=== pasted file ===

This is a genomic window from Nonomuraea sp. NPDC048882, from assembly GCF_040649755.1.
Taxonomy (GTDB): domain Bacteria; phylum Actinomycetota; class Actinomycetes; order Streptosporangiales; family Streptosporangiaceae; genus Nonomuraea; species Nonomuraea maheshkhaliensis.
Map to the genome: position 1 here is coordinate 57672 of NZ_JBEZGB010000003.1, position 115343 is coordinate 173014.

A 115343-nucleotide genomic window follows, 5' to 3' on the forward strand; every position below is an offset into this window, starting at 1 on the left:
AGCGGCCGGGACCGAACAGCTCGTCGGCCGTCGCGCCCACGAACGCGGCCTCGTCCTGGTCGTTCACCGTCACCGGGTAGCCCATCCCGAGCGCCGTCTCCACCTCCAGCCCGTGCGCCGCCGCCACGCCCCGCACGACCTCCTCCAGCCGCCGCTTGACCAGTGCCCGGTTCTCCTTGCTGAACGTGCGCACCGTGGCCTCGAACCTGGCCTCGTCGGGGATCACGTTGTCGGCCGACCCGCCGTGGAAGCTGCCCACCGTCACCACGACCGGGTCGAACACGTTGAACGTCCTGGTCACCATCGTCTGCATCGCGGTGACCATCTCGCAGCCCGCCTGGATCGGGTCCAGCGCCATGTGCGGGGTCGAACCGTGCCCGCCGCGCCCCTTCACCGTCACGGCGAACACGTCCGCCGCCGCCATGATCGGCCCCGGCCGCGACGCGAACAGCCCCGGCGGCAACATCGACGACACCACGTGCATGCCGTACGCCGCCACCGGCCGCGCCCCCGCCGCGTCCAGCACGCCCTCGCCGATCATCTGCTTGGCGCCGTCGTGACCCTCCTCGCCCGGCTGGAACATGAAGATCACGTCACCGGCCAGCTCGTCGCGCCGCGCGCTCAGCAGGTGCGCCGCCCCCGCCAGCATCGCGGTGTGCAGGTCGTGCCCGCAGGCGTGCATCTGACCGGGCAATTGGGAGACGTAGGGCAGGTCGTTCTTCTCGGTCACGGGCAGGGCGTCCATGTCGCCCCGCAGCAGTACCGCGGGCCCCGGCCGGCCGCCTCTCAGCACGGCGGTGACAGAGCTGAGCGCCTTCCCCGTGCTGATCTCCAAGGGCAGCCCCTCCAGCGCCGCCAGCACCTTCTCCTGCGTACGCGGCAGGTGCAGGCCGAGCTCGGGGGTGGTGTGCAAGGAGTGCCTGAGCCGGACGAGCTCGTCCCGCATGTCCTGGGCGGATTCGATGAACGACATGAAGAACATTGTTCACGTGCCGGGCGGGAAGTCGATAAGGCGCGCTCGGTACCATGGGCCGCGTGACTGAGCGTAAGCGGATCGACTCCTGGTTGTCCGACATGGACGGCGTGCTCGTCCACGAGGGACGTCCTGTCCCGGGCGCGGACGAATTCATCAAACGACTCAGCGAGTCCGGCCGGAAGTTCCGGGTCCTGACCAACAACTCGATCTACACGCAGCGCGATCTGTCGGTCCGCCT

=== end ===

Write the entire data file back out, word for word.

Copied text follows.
This is a genomic window from Nonomuraea sp. NPDC048882, from assembly GCF_040649755.1.
Taxonomy (GTDB): domain Bacteria; phylum Actinomycetota; class Actinomycetes; order Streptosporangiales; family Streptosporangiaceae; genus Nonomuraea; species Nonomuraea maheshkhaliensis.
Map to the genome: position 1 here is coordinate 57672 of NZ_JBEZGB010000003.1, position 115343 is coordinate 173014.

A 115343-nucleotide genomic window follows, 5' to 3' on the forward strand; every position below is an offset into this window, starting at 1 on the left:
AGCGGCCGGGACCGAACAGCTCGTCGGCCGTCGCGCCCACGAACGCGGCCTCGTCCTGGTCGTTCACCGTCACCGGGTAGCCCATCCCGAGCGCCGTCTCCACCTCCAGCCCGTGCGCCGCCGCCACGCCCCGCACGACCTCCTCCAGCCGCCGCTTGACCAGTGCCCGGTTCTCCTTGCTGAACGTGCGCACCGTGGCCTCGAACCTGGCCTCGTCGGGGATCACGTTGTCGGCCGACCCGCCGTGGAAGCTGCCCACCGTCACCACGACCGGGTCGAACACGTTGAACGTCCTGGTCACCATCGTCTGCATCGCGGTGACCATCTCGCAGCCCGCCTGGATCGGGTCCAGCGCCATGTGCGGGGTCGAACCGTGCCCGCCGCGCCCCTTCACCGTCACGGCGAACACGTCCGCCGCCGCCATGATCGGCCCCGGCCGCGACGCGAACAGCCCCGGCGGCAACATCGACGACACCACGTGCATGCCGTACGCCGCCACCGGCCGCGCCCCCGCCGCGTCCAGCACGCCCTCGCCGATCATCTGCTTGGCGCCGTCGTGACCCTCCTCGCCCGGCTGGAACATGAAGATCACGTCACCGGCCAGCTCGTCGCGCCGCGCGCTCAGCAGGTGCGCCGCCCCCGCCAGCATCGCGGTGTGCAGGTCGTGCCCGCAGGCGTGCATCTGACCGGGCAATTGGGAGACGTAGGGCAGGTCGTTCTTCTCGGTCACGGGCAGGGCGTCCATGTCGCCCCGCAGCAGTACCGCGGGCCCCGGCCGGCCGCCTCTCAGCACGGCGGTGACAGAGCTGAGCGCCTTCCCCGTGCTGATCTCCAAGGGCAGCCCCTCCAGCGCCGCCAGCACCTTCTCCTGCGTACGCGGCAGGTGCAGGCCGAGCTCGGGGGTGGTGTGCAAGGAGTGCCTGAGCCGGACGAGCTCGTCCCGCATGTCCTGGGCGGATTCGATGAACGACATGAAGAACATTGTTCACGTGCCGGGCGGGAAGTCGATAAGGCGCGCTCGGTACCATGGGCCGCGTGACTGAGCGTAAGCGGATCGACTCCTGGTTGTCCGACATGGACGGCGTGCTCGTCCACGAGGGACGTCCTGTCCCGGGCGCGGACGAATTCATCAAACGACTCAGCGAGTCCGGCCGGAAGTTCCGGGTCCTGACCAACAACTCGATCTACACGCAGCGCGATCTGTCGGTCCGCCT